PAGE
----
Chimeragenesis of distantly-related proteins by noncontiguous recombination

Authors

  • Matthew A. Smith,

    1. Division of Chemistry and Chemical Engineering, California Institute of Technology, Pasadena, California 91125
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  • Philip A. Romero,

    1. Division of Chemistry and Chemical Engineering, California Institute of Technology, Pasadena, California 91125
    Current affiliation:
    1. Department of Bioengineering and Therapeutic Sciences, University of California San Francisco, San Francisco, CA 94143
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  • Timothy Wu,

    1. Division of Chemistry and Chemical Engineering, California Institute of Technology, Pasadena, California 91125
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  • Eric M. Brustad,

    1. Division of Chemistry and Chemical Engineering, California Institute of Technology, Pasadena, California 91125
    Current affiliation:
    1. Department of Chemistry, Carolina Center for Genome Sciences, University of North Carolina, Chapel Hill, NC 27599
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  • Frances H. Arnold

    Corresponding author
    1. Division of Chemistry and Chemical Engineering, California Institute of Technology, Pasadena, California 91125
    • Division of Chemistry and Chemical Engineering, California Institute of Technology, Pasadena, CA 91125
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Abstract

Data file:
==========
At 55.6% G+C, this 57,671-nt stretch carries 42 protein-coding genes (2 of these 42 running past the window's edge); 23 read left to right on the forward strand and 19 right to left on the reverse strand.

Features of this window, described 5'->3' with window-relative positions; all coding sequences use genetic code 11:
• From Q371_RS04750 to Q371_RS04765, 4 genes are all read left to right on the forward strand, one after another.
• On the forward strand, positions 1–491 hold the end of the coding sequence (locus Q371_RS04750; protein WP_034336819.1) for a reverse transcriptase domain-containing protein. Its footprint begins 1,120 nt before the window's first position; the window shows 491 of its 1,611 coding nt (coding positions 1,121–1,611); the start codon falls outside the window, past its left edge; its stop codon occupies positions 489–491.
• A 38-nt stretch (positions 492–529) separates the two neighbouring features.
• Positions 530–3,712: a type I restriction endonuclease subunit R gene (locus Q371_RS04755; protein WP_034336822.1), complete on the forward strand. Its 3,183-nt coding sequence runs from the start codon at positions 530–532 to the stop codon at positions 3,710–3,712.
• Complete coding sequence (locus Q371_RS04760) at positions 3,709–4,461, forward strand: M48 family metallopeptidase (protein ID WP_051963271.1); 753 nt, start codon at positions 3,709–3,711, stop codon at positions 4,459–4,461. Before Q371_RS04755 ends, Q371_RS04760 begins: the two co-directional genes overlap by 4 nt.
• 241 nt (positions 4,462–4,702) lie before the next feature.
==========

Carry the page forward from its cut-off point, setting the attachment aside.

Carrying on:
We introduce a method for identifying elements of a protein structure that can be shuffled to make chimeric proteins from two or more homologous parents. Formulating recombination as a graph-partitioning problem allows us to identify noncontiguous segments of the sequence that should be inherited together in the progeny proteins. We demonstrate this noncontiguous recombination approach by constructing a chimera of β-glucosidases from two different kingdoms of life. Although the protein's alpha–beta barrel fold has no obvious subdomains for recombination, noncontiguous SCHEMA recombination generated a functional chimera that takes approximately half its structure from each parent. The X-ray crystal structure shows that the structural blocks that make up the chimera maintain the backbone conformations found in their respective parental structures. Although the chimera has lower β-glucosidase activity than the parent enzymes, the activity was easily recovered by directed evolution. This simple method, which does not rely on detailed atomic models, can be used to design chimeras that take structural, and functional, elements from distantly-related proteins.

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